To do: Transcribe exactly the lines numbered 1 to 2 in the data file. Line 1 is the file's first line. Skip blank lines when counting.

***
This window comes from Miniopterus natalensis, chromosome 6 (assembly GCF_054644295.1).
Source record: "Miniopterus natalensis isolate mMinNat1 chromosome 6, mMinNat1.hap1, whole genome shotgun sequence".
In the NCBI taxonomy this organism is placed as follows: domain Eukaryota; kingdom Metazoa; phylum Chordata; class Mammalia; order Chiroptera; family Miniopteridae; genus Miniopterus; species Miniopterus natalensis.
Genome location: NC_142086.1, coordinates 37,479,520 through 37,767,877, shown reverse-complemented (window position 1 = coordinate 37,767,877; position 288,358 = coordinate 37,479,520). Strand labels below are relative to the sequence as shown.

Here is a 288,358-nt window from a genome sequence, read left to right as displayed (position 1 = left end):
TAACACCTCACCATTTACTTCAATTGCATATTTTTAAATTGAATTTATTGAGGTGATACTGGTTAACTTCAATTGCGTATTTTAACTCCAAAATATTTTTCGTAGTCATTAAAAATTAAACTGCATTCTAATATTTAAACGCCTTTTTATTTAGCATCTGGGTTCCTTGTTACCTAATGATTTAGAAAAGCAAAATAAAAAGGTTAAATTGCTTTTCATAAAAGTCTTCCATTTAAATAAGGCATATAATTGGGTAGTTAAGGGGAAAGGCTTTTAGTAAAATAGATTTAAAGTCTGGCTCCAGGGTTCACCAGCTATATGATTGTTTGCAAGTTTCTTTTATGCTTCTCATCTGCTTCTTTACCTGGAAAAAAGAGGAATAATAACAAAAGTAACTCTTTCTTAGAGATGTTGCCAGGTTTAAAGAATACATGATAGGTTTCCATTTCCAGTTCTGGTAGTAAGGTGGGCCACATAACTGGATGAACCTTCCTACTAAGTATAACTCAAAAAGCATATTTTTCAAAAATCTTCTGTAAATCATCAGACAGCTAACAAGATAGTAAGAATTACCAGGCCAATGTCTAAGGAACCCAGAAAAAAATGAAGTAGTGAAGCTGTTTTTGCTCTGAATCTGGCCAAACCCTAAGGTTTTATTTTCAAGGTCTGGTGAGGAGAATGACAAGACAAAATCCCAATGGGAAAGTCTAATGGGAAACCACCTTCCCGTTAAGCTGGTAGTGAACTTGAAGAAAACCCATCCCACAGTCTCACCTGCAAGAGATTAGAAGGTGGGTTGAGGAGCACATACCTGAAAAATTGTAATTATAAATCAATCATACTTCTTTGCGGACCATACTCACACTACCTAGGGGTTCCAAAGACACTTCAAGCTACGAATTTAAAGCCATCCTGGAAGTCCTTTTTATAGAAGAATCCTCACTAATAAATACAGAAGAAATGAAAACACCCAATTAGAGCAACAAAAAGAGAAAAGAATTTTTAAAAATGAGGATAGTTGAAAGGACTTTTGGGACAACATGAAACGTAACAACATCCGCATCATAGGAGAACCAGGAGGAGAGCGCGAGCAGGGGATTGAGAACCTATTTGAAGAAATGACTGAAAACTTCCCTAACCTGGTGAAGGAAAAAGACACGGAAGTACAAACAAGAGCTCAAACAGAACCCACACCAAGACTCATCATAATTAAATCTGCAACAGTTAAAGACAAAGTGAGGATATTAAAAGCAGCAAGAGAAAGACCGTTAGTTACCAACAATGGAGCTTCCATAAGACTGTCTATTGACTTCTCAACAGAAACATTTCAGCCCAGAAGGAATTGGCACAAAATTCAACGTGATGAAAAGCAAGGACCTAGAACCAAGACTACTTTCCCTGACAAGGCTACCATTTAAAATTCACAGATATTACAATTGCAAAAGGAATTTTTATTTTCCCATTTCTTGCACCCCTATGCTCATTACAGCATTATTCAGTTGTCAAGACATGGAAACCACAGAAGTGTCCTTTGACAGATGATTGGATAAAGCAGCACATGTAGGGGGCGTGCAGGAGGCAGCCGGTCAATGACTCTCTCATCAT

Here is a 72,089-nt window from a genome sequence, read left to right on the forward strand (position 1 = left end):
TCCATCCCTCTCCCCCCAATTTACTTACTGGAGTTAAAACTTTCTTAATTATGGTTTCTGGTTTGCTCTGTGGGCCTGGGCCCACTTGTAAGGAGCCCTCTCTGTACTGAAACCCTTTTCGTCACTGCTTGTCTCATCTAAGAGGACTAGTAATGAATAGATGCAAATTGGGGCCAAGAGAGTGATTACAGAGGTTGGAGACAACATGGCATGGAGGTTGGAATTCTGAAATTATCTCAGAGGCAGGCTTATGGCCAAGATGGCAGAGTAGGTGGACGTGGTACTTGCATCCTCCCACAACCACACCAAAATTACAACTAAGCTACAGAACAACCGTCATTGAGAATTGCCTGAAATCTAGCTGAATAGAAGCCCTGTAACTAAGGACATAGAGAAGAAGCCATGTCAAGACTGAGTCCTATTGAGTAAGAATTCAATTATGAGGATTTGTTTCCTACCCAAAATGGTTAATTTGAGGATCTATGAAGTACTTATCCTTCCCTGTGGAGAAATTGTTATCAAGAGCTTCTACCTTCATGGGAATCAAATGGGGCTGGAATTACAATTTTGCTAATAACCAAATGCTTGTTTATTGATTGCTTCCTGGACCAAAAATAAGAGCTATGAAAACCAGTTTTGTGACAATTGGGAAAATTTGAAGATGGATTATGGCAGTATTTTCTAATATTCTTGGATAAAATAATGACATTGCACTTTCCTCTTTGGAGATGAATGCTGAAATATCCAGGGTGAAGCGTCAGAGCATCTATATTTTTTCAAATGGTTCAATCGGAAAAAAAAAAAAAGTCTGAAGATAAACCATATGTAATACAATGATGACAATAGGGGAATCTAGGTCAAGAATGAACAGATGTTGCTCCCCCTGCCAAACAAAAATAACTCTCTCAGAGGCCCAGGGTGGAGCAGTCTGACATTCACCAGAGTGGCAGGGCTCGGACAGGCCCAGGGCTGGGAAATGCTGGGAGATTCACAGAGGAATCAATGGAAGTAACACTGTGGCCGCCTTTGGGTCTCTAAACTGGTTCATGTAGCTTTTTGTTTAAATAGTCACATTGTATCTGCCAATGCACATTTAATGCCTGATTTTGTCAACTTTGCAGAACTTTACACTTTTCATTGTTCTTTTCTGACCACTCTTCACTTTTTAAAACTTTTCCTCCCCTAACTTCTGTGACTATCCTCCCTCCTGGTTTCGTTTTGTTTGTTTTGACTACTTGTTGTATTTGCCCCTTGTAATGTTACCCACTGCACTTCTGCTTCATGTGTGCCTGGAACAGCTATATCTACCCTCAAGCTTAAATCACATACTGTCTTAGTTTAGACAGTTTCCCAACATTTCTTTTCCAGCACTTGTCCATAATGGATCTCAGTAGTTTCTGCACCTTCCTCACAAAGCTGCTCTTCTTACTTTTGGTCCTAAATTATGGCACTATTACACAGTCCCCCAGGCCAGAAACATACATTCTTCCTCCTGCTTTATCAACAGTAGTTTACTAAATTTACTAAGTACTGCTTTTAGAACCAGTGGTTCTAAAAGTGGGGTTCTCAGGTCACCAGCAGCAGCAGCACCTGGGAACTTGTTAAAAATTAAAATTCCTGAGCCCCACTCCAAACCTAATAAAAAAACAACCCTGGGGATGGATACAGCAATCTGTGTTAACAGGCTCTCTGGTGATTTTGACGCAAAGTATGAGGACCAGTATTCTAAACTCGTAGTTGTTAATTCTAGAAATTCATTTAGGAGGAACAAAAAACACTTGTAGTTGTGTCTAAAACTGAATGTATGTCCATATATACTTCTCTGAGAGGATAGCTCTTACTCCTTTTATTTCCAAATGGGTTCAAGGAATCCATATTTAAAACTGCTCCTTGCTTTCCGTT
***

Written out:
This window comes from Miniopterus natalensis, chromosome 6 (assembly GCF_054644295.1).
Source record: "Miniopterus natalensis isolate mMinNat1 chromosome 6, mMinNat1.hap1, whole genome shotgun sequence".